Marilyn Monroe: The Woman Behind the Image

March 31, 2018


Marilyn Monroe. The name alone conjures up an image of unattainable beauty and legendary status. Nearly 57 years after her passing, the blonde star is still being heavily discussed today in both positive and negative ways. Some choose to buy into tabloid rumors, whether they realize they are untrue or not, while others actually work to familiarize themselves with the strong woman underneath all the glamour.


Marilyn in 1952
It can be very easy for admirers to connect with Marilyn on an emotional level. She, like many stars of her time, endured a difficult childhood, and faced many tragic blows as a little girl that would greatly impact how she lead her adult life. She faced numerous challenges along her personal life and career, and most people don't take the time to inquire about who she was as a person, thus the image and the idea of her gets passed down more commonly than the woman behind it.

If one dug a little deeper into her childhood, one would find a little girl named Norma Jeane who simply wanted to feel like she belonged somewhere. This feeling of abandonment was instilled in her from a young age. She was bounced around various foster care homes before being required to stay at Hollygrove Orphanage in Los Angeles for a full year until her mother's close friend and co-worker, Grace McKee, was able to obtain legal guardianship. This was after Gladys, Marilyn's mother, was declared legally insane in 1935 and transferred to Norwalk State Hospital. Gladys did not have much of a relationship with her daughter after those years, and Marilyn would always live in fear that she’d one day inherit her mother’s schizophrenia. The true identity of her father will never be substantiated, though the majority of Marilyn experts come to the conclusion that he is a man by the name of Stanley Gifford, Gladys's supervisor, with whom she was engaging in an affair with at the time she became pregnant.

Marilyn at 2 years old in 1928
If one explored Marilyn’s teenage years, one would find that she first got married at the young age of 16. Still a minor and facing the prospect of another orphanage stay when Aunt Grace and her new husband Doc could not afford to bring her with them to West Virginia for Doc’s job transfer, it was suggested that she marry 21 year old neighbor Jim Dougherty, who she had known from school. Dougherty enlisted in the merchant marines, and the youthful couple moved to Catalina. It was not long after this move that Marilyn, then still Norma Jeane, began to develop a serious interest in modeling. She was signed to the Blue Book Modeling Agency in 1945 after being discovered by photographer David Conover, who was on an assignment at the Radio Plane Munitions Factory where Marilyn was working.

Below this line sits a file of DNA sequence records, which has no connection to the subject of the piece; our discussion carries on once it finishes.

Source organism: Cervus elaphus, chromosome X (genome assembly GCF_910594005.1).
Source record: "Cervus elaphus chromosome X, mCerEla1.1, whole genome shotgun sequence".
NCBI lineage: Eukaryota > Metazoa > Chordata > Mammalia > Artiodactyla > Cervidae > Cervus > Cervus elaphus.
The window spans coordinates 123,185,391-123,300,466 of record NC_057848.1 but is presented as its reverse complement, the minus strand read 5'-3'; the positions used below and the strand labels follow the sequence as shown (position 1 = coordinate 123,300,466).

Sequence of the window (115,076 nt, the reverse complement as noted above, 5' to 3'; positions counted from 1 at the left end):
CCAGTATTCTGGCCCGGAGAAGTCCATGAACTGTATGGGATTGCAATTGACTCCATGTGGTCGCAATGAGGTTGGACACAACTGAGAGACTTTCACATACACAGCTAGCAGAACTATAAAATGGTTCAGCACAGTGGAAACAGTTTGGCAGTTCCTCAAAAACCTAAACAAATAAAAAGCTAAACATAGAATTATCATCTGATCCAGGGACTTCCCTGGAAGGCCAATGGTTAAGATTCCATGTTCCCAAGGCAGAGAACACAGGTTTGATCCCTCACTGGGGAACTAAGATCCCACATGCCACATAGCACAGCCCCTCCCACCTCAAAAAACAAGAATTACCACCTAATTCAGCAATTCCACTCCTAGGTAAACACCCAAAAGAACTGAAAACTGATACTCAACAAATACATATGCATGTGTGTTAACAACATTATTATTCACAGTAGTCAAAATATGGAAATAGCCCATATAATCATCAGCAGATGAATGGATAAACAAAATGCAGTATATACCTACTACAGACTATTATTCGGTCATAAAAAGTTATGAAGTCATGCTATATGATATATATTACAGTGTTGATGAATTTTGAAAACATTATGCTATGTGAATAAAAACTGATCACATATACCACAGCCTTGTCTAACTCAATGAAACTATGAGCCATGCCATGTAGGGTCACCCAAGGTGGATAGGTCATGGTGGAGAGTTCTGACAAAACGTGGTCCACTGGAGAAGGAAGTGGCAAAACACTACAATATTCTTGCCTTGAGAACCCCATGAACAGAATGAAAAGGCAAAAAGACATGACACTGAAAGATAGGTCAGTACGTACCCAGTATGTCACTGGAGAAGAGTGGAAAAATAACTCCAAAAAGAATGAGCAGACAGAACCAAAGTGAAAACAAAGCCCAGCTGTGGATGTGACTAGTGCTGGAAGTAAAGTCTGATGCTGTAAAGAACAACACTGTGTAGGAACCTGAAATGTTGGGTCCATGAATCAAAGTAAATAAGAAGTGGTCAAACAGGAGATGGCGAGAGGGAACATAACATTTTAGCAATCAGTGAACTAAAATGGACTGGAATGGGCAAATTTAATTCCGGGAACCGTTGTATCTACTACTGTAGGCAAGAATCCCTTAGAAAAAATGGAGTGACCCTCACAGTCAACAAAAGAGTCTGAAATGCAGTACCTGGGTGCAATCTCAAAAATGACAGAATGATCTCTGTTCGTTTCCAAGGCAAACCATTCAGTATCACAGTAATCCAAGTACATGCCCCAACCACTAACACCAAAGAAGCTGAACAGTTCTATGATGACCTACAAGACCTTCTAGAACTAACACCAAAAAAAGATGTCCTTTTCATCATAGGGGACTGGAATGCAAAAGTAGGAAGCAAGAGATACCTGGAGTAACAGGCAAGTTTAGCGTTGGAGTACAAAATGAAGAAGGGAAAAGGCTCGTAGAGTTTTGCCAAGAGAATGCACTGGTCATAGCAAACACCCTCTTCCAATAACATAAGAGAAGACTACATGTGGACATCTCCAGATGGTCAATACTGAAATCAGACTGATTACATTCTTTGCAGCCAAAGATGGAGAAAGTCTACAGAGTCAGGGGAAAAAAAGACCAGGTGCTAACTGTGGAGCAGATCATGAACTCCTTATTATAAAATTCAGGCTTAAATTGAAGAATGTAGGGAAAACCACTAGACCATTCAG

If one ventured into her early starlet years, they would learn that it was her modeling work that eventually led her into the heart of Hollywood; the Hollywood that changed her name, her image, and even her story. When she was signed to Fox, they promoted her using a false story of being discovered while working as a babysitter. She would spend her early years being compared to stars such as Lana Turner, Betty Grable, and Jean Harlow, and yet she still crafted her own unique image for her public. Marilyn was one of those stars who embraced her sexuality and femininity at a time when it just wasn’t as accepted. Nowadays, women who are comfortable in their own skin are often seen as strong and empowering, but back then it was written off, for the most part, as cheap and vulgar.

Marilyn at 23 years old in 1949
If one peeled back the layers around the peak of her success, they would find a woman who traveled east to New York, determined to prove her studios wrong with the creation of her own production company: Marilyn Monroe Productions. They’d find a woman who had grown exhausted with being typecasted among moviegoers and studio heads as nothing more than a ditzy onscreen sex symbol. Marilyn had hopes of establishing herself as more of a dramatic actress, so she took it upon herself and created her own company where she would have control over many aspects of her films that she didn’t have before, such as director and script approval.

If one delved into Marilyn’s final years, one would discover a woman who had spent a lifetime working her way to the top, and although loved by millions, constantly felt alone. And yet, the girl who felt like the most lonesome person in the world at times, would go down in history as one of the most talked about and influential women in America. One has to be curious as to what Marilyn might think if she knew the effect she’s had on the generations after her, especially young women, so many years after her death.

Marilyn at 36 years old in 1962
If you’re looking for a woman as perfect on the inside as she appears on the outside, you aren’t going to find her. Marilyn Monroe wasn’t perfect. She was a human being just like the rest of us who made mistakes. But the fact that she today continues to inspire millions of people around the world speaks volumes. To those who haven’t taken the time to properly expand their insight on her will forever live in a world of fabricated Kennedy conspiracies, unsubstantiated murder theories, and provocative affairs. To those who choose to go against the grain and delve into her personality and accomplishments as an artist might be surprised at what they uncover.



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